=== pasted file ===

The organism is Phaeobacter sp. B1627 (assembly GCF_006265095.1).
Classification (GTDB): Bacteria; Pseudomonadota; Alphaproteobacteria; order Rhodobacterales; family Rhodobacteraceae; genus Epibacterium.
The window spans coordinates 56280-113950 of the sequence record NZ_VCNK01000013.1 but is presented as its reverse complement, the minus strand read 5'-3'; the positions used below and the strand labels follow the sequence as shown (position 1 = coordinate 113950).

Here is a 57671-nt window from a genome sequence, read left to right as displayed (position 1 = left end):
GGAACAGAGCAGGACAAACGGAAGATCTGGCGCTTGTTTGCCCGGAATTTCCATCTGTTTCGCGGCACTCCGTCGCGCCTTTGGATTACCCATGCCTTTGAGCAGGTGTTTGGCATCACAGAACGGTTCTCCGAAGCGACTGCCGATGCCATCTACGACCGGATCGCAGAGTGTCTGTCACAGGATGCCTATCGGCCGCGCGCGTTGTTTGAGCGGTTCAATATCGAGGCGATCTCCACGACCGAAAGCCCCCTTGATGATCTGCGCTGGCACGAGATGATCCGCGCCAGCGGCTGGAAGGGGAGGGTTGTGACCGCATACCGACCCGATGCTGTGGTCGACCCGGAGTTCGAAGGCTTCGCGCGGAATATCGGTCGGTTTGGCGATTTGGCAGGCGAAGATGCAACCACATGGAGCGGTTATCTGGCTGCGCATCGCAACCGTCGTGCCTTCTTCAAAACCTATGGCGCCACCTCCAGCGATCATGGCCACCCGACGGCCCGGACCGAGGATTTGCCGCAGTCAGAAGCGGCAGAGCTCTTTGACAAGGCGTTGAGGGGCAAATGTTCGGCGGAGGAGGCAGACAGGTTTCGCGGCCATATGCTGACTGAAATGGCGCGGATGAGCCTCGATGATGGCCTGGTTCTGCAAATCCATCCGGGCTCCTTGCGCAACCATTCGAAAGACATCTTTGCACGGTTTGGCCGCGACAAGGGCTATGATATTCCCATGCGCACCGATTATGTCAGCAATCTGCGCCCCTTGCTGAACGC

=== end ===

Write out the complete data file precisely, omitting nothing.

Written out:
The organism is Phaeobacter sp. B1627 (assembly GCF_006265095.1).
Classification (GTDB): Bacteria; Pseudomonadota; Alphaproteobacteria; order Rhodobacterales; family Rhodobacteraceae; genus Epibacterium.
The window spans coordinates 56280-113950 of the sequence record NZ_VCNK01000013.1 but is presented as its reverse complement, the minus strand read 5'-3'; the positions used below and the strand labels follow the sequence as shown (position 1 = coordinate 113950).

Here is a 57671-nt window from a genome sequence, read left to right as displayed (position 1 = left end):
GGAACAGAGCAGGACAAACGGAAGATCTGGCGCTTGTTTGCCCGGAATTTCCATCTGTTTCGCGGCACTCCGTCGCGCCTTTGGATTACCCATGCCTTTGAGCAGGTGTTTGGCATCACAGAACGGTTCTCCGAAGCGACTGCCGATGCCATCTACGACCGGATCGCAGAGTGTCTGTCACAGGATGCCTATCGGCCGCGCGCGTTGTTTGAGCGGTTCAATATCGAGGCGATCTCCACGACCGAAAGCCCCCTTGATGATCTGCGCTGGCACGAGATGATCCGCGCCAGCGGCTGGAAGGGGAGGGTTGTGACCGCATACCGACCCGATGCTGTGGTCGACCCGGAGTTCGAAGGCTTCGCGCGGAATATCGGTCGGTTTGGCGATTTGGCAGGCGAAGATGCAACCACATGGAGCGGTTATCTGGCTGCGCATCGCAACCGTCGTGCCTTCTTCAAAACCTATGGCGCCACCTCCAGCGATCATGGCCACCCGACGGCCCGGACCGAGGATTTGCCGCAGTCAGAAGCGGCAGAGCTCTTTGACAAGGCGTTGAGGGGCAAATGTTCGGCGGAGGAGGCAGACAGGTTTCGCGGCCATATGCTGACTGAAATGGCGCGGATGAGCCTCGATGATGGCCTGGTTCTGCAAATCCATCCGGGCTCCTTGCGCAACCATTCGAAAGACATCTTTGCACGGTTTGGCCGCGACAAGGGCTATGATATTCCCATGCGCACCGATTATGTCAGCAATCTGCGCCCCTTGCTGAACGC